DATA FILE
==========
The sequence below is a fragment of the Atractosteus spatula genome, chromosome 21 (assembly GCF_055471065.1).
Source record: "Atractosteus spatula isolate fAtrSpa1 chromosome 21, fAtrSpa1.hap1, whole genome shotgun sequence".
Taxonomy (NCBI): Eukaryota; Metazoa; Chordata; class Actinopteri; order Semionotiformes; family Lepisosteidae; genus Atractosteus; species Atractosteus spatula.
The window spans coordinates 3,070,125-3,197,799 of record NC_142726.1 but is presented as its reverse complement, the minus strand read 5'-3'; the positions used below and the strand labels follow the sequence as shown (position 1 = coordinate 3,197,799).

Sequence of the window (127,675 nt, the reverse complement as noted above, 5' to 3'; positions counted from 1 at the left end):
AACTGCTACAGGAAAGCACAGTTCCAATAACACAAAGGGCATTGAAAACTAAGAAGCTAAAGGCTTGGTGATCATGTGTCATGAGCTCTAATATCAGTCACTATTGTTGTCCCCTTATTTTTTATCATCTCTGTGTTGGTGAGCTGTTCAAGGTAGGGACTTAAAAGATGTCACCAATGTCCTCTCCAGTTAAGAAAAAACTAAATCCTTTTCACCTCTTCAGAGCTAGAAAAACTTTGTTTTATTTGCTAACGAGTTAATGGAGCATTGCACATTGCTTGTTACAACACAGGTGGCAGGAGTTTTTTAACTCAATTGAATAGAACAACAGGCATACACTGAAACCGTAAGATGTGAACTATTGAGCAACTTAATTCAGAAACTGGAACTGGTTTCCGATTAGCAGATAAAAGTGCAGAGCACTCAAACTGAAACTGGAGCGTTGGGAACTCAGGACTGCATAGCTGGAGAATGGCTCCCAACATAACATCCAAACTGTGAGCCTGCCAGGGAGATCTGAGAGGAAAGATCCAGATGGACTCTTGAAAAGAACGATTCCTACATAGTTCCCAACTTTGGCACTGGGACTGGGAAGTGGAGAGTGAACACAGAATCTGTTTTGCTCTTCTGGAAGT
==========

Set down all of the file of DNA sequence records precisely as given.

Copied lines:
The sequence below is a fragment of the Atractosteus spatula genome, chromosome 21 (assembly GCF_055471065.1).
Source record: "Atractosteus spatula isolate fAtrSpa1 chromosome 21, fAtrSpa1.hap1, whole genome shotgun sequence".
Taxonomy (NCBI): Eukaryota; Metazoa; Chordata; class Actinopteri; order Semionotiformes; family Lepisosteidae; genus Atractosteus; species Atractosteus spatula.
The window spans coordinates 3,070,125-3,197,799 of record NC_142726.1 but is presented as its reverse complement, the minus strand read 5'-3'; the positions used below and the strand labels follow the sequence as shown (position 1 = coordinate 3,197,799).

Sequence of the window (127,675 nt, the reverse complement as noted above, 5' to 3'; positions counted from 1 at the left end):
AACTGCTACAGGAAAGCACAGTTCCAATAACACAAAGGGCATTGAAAACTAAGAAGCTAAAGGCTTGGTGATCATGTGTCATGAGCTCTAATATCAGTCACTATTGTTGTCCCCTTATTTTTTATCATCTCTGTGTTGGTGAGCTGTTCAAGGTAGGGACTTAAAAGATGTCACCAATGTCCTCTCCAGTTAAGAAAAAACTAAATCCTTTTCACCTCTTCAGAGCTAGAAAAACTTTGTTTTATTTGCTAACGAGTTAATGGAGCATTGCACATTGCTTGTTACAACACAGGTGGCAGGAGTTTTTTAACTCAATTGAATAGAACAACAGGCATACACTGAAACCGTAAGATGTGAACTATTGAGCAACTTAATTCAGAAACTGGAACTGGTTTCCGATTAGCAGATAAAAGTGCAGAGCACTCAAACTGAAACTGGAGCGTTGGGAACTCAGGACTGCATAGCTGGAGAATGGCTCCCAACATAACATCCAAACTGTGAGCCTGCCAGGGAGATCTGAGAGGAAAGATCCAGATGGACTCTTGAAAAGAACGATTCCTACATAGTTCCCAACTTTGGCACTGGGACTGGGAAGTGGAGAGTGAACACAGAATCTGTTTTGCTCTTCTGGAAGT